Au­tumn harvest

Au­tumn is with us. Shorter days and longer nights come with a nip in the the dis­tinc­tive air. It may be time to hang up the jan­dals and bring out gum­boots.

Element - - Gardening - By Janet Luke.

Ripe for the pick­ing

Now is the time to fin­ish your late sum­mer har­vest­ing. Dig pota­toes, ku­mara, and Jerusalem ar­ti­chokes. Harvest pump­kins when the stalk has gone brown. Care­fully clip them from the vine and store them in a warm, shel­tered place. Beans, beet­root, the last of the sweet­corn, toma­toes, new sea­son onions, ku­mara and cel­ery are some of the re­cently har­vested veg­eta­bles. Do you know that ap­par­ently cel­ery re­sults in neg­a­tive calo­ries? It takes more calo­ries to eat a piece of cel­ery than it has in it.

Vege gar­den

As you harvest your crops, re-sow any spare space with win­ter crops. It is a good idea to re­plen­ish the soil with some com­post, blood and bone or sheep pel­lets as you go. You can sow di­rectly out­doors from seed the fol­low­ing plants: beet­root; broc­coli; cab­bage; cau­li­flower; bok choy; sil­ver­beet, spinach and turnips. Sow­ing seeds saves you money and time. They may need thin­ning out but use these baby plants in sal­ads or stir-fries. Keep an eye out for white cab­bage but­ter­fly cater­pil­lars chew­ing holes in your bras­si­cas. I spray with Or­ganic No Cater­pil­lars from Ki­wicare. It is or­ganic and Biogrow cer­ti­fied. Ask for it in gar­den cen­tres.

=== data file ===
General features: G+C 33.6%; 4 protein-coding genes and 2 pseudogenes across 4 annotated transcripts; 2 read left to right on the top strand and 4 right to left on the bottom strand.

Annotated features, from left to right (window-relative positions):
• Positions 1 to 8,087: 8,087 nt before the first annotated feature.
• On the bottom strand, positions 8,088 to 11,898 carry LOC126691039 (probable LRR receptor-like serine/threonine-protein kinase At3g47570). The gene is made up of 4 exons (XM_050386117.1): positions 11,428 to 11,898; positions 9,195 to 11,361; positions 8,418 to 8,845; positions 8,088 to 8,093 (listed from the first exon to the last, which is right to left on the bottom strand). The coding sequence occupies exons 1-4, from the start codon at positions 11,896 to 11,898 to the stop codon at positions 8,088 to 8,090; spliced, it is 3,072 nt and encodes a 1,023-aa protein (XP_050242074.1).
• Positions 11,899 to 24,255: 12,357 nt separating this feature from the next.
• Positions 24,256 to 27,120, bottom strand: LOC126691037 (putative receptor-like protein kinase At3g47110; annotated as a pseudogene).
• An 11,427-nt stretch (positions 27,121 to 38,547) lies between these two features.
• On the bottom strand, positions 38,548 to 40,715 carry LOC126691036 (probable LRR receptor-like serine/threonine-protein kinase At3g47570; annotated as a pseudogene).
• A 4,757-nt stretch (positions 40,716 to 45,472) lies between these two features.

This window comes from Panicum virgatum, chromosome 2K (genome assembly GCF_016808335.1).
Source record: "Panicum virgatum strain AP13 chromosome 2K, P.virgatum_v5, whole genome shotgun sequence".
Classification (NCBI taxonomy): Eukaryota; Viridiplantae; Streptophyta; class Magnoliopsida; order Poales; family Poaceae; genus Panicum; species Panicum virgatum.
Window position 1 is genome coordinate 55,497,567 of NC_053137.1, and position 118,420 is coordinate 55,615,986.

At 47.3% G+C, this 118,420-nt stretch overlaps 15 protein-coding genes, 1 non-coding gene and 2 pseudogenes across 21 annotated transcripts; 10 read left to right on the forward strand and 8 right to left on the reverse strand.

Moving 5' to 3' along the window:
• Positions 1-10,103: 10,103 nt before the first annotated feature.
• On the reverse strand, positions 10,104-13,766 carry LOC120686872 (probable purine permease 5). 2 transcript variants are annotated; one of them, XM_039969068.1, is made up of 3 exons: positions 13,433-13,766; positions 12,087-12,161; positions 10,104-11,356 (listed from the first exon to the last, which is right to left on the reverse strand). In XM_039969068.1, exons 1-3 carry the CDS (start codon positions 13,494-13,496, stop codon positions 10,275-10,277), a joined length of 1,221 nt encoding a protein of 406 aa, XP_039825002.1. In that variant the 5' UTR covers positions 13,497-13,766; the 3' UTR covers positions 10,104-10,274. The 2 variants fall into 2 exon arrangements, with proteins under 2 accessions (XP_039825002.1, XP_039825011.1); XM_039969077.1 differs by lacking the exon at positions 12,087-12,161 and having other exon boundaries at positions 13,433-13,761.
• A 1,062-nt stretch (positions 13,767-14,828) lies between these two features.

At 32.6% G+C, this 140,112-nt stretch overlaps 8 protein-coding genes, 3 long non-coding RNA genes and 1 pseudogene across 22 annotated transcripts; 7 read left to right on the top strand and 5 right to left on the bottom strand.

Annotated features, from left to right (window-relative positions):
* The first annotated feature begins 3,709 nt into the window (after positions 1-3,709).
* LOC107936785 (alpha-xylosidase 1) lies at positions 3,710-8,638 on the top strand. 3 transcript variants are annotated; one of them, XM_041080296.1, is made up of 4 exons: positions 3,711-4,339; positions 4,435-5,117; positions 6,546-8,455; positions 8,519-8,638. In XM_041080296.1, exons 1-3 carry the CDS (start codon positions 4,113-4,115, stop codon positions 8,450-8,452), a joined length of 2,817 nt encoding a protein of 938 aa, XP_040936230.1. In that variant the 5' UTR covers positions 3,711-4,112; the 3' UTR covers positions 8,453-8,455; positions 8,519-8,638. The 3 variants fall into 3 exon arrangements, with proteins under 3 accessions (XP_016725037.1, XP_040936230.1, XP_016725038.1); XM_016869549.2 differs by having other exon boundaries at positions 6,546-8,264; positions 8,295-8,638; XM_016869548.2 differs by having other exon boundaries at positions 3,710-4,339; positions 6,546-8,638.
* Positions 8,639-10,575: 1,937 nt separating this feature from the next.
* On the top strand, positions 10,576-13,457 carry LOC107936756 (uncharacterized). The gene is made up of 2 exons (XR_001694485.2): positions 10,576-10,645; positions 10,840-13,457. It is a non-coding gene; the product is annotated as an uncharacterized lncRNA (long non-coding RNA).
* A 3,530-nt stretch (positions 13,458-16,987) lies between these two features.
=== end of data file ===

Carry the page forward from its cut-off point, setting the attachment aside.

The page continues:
Ur­ban or­chard

Peaches are com­ing to the end of their sea­son. Have a go at bot­tling any spare stone­fruit so you can en­joy them on your Weet­bix in the mid­dle of win­ter. I just fol­low the in­struc­tions at the back of the Ed­monds Cook­book. Prune your stone fruit trees as the last fruit are picked. Cut out the old cross­ing over wood or any branches which have cracks. Ap­ples are crunchy and de­li­cious. Passionfruit is start­ing to ripen. Check reg­u­larly un­der the vine for any ripe fallen fruit. Plac­ing straw or a plas­tic tarp un­der the vine makes it easy to find the fruit. If you have a glut of fruit, spoon the pulp into ice cube con­tain­ers and freeze for later.


Horse­rad­ish This herb can grow to one me­tre tall. The leaves look sim­i­lar to wild dock. It forms a long tap root. The young leaves can be used in sal­ads but it is the root that makes won­der­ful horse­rad­ish sauce for that roast beef. Dig the roots now for fu­ture sauces. Store in air­tight con­tainer in the fridge, un­til re­quired. This plant can be eva­sive. Any por­tion of the root will sprout. Plant in a large sunken pot to stop it spread­ing. Find this plant in the pot­ted herb sec­tion of your gar­den cen­tre. Rocket This is a fast-grow­ing an­nual which will grow year ‘round. It adds a won­der­ful pep­pery taste to any salad. It pro­duces small white flow­ers which can also be used in sal­ads. It will hap­pily self-seed. It prefers a po­si­tion in full sun or light shade. Water reg­u­larly dur­ing dry pe­ri­ods. You can buy seeds from the gar­den cen­tre.

Janet Luke is a Land­scape Ar­chi­tect with a pas­sion for sus­tain­able liv­ing and her busi­ness greenur­ban­liv­ Her first book, Green Ur­ban Liv­ing is avail­able in good book shops.

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